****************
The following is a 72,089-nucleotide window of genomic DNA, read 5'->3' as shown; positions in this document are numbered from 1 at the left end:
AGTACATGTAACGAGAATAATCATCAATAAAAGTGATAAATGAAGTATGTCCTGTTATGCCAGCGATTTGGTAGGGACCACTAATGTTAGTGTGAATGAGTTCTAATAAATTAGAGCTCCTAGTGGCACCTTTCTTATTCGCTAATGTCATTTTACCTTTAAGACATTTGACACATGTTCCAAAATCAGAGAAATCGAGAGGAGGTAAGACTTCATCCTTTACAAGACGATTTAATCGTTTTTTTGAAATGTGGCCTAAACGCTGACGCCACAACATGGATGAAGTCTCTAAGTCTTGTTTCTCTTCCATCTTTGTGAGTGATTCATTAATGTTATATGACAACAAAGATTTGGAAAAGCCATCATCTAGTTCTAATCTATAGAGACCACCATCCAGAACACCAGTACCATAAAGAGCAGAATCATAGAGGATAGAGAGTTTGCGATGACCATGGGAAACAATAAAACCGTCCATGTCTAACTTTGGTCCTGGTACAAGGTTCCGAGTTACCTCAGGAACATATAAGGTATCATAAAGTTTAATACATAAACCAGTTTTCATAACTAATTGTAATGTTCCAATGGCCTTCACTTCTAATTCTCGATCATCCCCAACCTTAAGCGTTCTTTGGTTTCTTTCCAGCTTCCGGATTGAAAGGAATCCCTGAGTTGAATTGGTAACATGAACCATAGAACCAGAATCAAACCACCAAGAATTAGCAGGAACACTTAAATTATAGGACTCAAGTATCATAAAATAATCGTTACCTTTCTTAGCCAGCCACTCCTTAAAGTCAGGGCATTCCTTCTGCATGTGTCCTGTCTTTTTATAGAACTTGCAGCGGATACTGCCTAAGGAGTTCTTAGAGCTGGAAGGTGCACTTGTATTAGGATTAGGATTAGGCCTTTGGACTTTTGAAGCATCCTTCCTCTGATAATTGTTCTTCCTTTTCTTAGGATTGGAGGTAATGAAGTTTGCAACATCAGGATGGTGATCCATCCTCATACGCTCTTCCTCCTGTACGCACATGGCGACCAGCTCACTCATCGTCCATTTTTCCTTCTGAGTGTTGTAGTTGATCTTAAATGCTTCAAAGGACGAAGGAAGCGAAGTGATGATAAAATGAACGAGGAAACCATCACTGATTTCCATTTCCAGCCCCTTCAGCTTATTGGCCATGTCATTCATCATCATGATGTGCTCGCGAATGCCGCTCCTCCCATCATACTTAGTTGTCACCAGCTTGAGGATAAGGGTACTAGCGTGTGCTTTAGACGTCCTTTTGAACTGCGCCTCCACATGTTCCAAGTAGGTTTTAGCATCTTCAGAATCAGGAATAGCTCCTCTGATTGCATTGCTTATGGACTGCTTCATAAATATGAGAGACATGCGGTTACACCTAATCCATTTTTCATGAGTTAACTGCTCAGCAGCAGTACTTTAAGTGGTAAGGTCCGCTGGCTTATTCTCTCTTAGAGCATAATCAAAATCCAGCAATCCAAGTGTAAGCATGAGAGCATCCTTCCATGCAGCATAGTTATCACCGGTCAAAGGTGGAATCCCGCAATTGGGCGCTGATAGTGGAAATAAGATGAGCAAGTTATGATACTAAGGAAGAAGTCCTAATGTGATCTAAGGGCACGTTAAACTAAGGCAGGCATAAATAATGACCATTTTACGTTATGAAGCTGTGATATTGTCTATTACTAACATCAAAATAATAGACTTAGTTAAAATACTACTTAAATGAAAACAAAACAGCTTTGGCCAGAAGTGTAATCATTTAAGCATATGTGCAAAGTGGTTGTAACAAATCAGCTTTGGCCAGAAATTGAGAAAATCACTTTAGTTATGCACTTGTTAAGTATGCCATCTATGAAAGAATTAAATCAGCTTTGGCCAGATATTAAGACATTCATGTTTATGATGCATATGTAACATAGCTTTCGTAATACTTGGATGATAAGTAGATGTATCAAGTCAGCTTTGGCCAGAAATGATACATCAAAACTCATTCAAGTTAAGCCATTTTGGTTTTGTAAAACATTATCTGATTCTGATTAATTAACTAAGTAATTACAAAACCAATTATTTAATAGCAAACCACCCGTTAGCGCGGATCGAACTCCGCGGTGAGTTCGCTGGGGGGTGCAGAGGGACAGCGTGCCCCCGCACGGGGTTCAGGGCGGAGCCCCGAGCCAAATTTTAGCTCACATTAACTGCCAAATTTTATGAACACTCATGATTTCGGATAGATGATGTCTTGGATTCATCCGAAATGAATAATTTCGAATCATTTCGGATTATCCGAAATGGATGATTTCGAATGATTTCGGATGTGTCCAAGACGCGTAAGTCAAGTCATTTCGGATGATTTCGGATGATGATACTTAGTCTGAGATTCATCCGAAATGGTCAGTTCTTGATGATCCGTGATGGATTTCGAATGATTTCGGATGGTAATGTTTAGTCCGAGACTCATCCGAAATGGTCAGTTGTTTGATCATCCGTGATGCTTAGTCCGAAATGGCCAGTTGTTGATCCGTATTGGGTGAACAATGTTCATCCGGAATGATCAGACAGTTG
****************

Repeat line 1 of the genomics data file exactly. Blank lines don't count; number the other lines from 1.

The following is a 72,089-nucleotide window of genomic DNA, read 5'->3' as shown; positions in this document are numbered from 1 at the left end: